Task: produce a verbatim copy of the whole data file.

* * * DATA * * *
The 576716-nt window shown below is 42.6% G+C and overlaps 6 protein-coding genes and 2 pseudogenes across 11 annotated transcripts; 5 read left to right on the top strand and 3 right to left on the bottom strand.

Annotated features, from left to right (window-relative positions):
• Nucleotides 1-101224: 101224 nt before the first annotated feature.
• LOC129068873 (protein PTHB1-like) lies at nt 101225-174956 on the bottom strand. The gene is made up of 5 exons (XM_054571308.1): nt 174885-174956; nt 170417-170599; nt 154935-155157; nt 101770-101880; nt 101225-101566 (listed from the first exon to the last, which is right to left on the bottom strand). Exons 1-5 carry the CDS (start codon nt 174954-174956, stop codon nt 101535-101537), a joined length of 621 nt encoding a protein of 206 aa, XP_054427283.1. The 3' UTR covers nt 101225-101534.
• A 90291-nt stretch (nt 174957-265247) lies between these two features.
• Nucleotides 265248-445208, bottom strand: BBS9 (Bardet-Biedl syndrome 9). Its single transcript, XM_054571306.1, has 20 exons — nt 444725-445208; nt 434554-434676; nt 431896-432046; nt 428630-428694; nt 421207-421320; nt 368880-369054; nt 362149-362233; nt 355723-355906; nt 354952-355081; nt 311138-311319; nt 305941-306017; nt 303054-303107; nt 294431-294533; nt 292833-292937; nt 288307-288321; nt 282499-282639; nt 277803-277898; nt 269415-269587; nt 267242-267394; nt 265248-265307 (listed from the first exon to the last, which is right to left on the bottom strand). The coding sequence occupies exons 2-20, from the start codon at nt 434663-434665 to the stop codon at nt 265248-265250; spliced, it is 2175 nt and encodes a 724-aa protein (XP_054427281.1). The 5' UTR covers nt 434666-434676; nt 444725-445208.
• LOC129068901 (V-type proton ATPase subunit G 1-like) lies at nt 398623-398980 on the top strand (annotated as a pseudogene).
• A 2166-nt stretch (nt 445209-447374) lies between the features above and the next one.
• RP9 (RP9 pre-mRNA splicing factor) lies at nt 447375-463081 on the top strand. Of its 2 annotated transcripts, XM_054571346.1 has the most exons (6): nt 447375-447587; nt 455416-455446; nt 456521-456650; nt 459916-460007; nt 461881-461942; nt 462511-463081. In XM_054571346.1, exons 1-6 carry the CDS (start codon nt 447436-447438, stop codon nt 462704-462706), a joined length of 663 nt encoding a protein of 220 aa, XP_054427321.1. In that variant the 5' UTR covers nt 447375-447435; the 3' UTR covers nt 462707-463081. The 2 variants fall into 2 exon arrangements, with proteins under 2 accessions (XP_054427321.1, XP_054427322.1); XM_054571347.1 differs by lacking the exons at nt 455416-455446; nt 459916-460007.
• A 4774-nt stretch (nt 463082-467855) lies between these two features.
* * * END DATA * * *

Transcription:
The 576716-nt window shown below is 42.6% G+C and overlaps 6 protein-coding genes and 2 pseudogenes across 11 annotated transcripts; 5 read left to right on the top strand and 3 right to left on the bottom strand.

Annotated features, from left to right (window-relative positions):
• Nucleotides 1-101224: 101224 nt before the first annotated feature.
• LOC129068873 (protein PTHB1-like) lies at nt 101225-174956 on the bottom strand. The gene is made up of 5 exons (XM_054571308.1): nt 174885-174956; nt 170417-170599; nt 154935-155157; nt 101770-101880; nt 101225-101566 (listed from the first exon to the last, which is right to left on the bottom strand). Exons 1-5 carry the CDS (start codon nt 174954-174956, stop codon nt 101535-101537), a joined length of 621 nt encoding a protein of 206 aa, XP_054427283.1. The 3' UTR covers nt 101225-101534.
• A 90291-nt stretch (nt 174957-265247) lies between these two features.
• Nucleotides 265248-445208, bottom strand: BBS9 (Bardet-Biedl syndrome 9). Its single transcript, XM_054571306.1, has 20 exons — nt 444725-445208; nt 434554-434676; nt 431896-432046; nt 428630-428694; nt 421207-421320; nt 368880-369054; nt 362149-362233; nt 355723-355906; nt 354952-355081; nt 311138-311319; nt 305941-306017; nt 303054-303107; nt 294431-294533; nt 292833-292937; nt 288307-288321; nt 282499-282639; nt 277803-277898; nt 269415-269587; nt 267242-267394; nt 265248-265307 (listed from the first exon to the last, which is right to left on the bottom strand). The coding sequence occupies exons 2-20, from the start codon at nt 434663-434665 to the stop codon at nt 265248-265250; spliced, it is 2175 nt and encodes a 724-aa protein (XP_054427281.1). The 5' UTR covers nt 434666-434676; nt 444725-445208.
• LOC129068901 (V-type proton ATPase subunit G 1-like) lies at nt 398623-398980 on the top strand (annotated as a pseudogene).
• A 2166-nt stretch (nt 445209-447374) lies between the features above and the next one.
• RP9 (RP9 pre-mRNA splicing factor) lies at nt 447375-463081 on the top strand. Of its 2 annotated transcripts, XM_054571346.1 has the most exons (6): nt 447375-447587; nt 455416-455446; nt 456521-456650; nt 459916-460007; nt 461881-461942; nt 462511-463081. In XM_054571346.1, exons 1-6 carry the CDS (start codon nt 447436-447438, stop codon nt 462704-462706), a joined length of 663 nt encoding a protein of 220 aa, XP_054427321.1. In that variant the 5' UTR covers nt 447375-447435; the 3' UTR covers nt 462707-463081. The 2 variants fall into 2 exon arrangements, with proteins under 2 accessions (XP_054427321.1, XP_054427322.1); XM_054571347.1 differs by lacking the exons at nt 455416-455446; nt 459916-460007.
• A 4774-nt stretch (nt 463082-467855) lies between these two features.